Winter Weather

A snow plow heads down a street Friday morning in Sioux City Friday. The overnight storm that dumped more than 10 inches of snow is further straining the city's snow removal budget.

Justin Wan, Sioux City Journal

SIOUX CITY | Working to clear nine inches of snow, the second round of Sioux City plow crew members are out driving 50 rigs to blade away snow Friday morning.

City Street Superintendent Ed Pickens said a crew of 15 people worked from 7 p.m. Thursday to 7 a.m. Friday, plowing the city’s primary streets. The second shift with more people began at 7 a.m., aiming toward the city’s policy guideline of clearing all streets within 72 hours.

That’s happening even as snow is expected to continue dropping until about 2 p.m., according to the National Weather Service in Sioux Falls.

“We have our full day crew out. Things are going as good as they can,” Pickens said. “…We are going to work around the clock until all the streets are cleared.”

Pickens said people driving in neighborhood streets will find some difficulty, given the heavy snow. He reminded people that a city snow emergency is in effect, so parking is only allowed on one side of the street, under the policy where people park on the side with even-numbered homes on a day with an even number.

The National Weather Service reported the Sioux City record for Thursday, Feb. 23 was reached with 8.2 inches of snow. One more inch fell on Friday by 6 a.m., taking the total to 9 inches in Sioux City. From two to four more inches is expected by the time the snow moves out of Siouxland midday Friday.

That means the snow event has the potential to live up to the NWS prediction of snow for 12 to 15 inches, which was announced Thursday. The snow began about 5 p.m. Thursday in Sioux City.

The area remains under a Blizzard Warning until noon. There are reports that 12 inches of snow fell in Yankton, South Dakota, 60 miles west of Sioux City.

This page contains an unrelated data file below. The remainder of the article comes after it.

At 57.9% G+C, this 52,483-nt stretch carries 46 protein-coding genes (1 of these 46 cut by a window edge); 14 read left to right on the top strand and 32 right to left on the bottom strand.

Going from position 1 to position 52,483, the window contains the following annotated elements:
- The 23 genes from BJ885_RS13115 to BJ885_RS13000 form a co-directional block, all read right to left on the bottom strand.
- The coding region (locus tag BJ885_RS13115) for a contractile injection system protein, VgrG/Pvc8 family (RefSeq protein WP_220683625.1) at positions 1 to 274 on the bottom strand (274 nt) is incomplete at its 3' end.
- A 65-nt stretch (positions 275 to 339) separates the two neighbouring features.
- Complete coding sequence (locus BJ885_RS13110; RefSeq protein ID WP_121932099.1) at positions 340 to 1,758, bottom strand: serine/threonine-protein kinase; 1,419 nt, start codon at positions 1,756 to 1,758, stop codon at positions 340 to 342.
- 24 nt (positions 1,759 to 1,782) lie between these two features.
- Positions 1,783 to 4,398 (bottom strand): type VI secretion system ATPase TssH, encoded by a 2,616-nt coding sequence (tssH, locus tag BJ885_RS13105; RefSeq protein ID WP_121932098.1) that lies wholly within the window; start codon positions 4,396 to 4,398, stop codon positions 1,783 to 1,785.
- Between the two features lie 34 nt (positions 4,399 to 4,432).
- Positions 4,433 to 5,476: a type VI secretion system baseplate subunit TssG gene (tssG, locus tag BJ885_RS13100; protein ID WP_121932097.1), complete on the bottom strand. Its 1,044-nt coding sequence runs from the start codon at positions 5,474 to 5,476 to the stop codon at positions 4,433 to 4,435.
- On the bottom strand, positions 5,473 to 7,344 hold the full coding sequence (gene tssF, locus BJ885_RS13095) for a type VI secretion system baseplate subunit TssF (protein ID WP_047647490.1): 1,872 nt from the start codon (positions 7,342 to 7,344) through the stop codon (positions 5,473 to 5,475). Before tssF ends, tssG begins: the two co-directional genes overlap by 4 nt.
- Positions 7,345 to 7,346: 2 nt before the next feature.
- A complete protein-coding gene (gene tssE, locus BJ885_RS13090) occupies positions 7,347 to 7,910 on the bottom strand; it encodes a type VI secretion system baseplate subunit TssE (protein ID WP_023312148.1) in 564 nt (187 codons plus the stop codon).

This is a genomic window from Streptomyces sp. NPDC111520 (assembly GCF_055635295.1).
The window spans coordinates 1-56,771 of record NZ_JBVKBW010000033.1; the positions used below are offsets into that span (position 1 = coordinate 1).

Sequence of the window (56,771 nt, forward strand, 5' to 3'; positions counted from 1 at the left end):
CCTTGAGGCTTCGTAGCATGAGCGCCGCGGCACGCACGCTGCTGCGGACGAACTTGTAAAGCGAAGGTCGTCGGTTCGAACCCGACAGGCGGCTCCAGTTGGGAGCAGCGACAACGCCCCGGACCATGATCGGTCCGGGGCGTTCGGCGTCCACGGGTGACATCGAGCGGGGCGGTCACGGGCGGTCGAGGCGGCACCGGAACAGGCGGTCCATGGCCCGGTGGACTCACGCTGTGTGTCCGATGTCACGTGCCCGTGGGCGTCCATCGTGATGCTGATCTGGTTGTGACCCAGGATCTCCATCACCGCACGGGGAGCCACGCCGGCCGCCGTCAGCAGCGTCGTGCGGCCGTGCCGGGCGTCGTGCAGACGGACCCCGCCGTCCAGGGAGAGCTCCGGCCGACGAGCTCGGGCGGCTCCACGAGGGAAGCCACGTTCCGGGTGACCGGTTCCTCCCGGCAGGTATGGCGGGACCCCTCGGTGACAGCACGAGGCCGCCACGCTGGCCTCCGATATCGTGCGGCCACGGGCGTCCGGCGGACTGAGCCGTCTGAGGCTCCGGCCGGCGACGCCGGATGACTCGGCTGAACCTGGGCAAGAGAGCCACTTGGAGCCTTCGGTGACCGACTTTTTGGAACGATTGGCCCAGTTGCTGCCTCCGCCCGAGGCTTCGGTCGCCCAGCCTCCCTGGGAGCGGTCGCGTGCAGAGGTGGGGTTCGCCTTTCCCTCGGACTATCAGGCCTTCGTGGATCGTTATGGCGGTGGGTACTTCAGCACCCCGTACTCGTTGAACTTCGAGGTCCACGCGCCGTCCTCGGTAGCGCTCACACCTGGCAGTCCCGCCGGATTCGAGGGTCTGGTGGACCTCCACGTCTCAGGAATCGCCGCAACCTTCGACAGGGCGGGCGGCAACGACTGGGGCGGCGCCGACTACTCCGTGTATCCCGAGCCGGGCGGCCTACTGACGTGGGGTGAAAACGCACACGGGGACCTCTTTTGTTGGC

The Iowa Department of Transportation reported many roads in Northwest Iowa are completely covered. Sioux City metro schools are closed and many more throughout the area also called off classes.

Dakota County (Nebraska) Sheriff Chris Kleinberg said having schools closed helps by keeping people off roads. Kleinberg noted the Tyson Foods plant in Dakota City is open, so some people are going to jobs.

Kleinberg said there had been no severe wrecks through Friday morning. He said Nebraska Highway 35 is “horrible,” with snow and several hills that make keeping it cleared problematic.

“Stay home. Drive slow and take your time,” Kleinberg recommended.

The highest snow amounts are expected south of Iowa Highway 18.

Heavy winds are making conditions worse, as winds of up to 30 mph have accompanied the snow. The combination has made for whiteout conditions in many places, with extremely short visibility lengths.

The Buena Vista Sheriff’s Office reported conditions near Storm Lake, Iowa, showed visibilities ranging from 100 feet to one-half mile. Roads have heavy drifting, but are passable. There have been no wrecks in Buena Vista County over the snow duration.

“If the wind wasn’t blowing, that would be a good deal. It is a typical spring snow, heavy and wet,” Pickens said.

The Sioux City Police Department in had responded to five spinouts or wrecks Friday morning through 9 a.m.

Pickens sought to look optimistically, as the city crews handle a tough task.

“We are on the downside of the winter. This is what happens in Iowa,” Pickens said.

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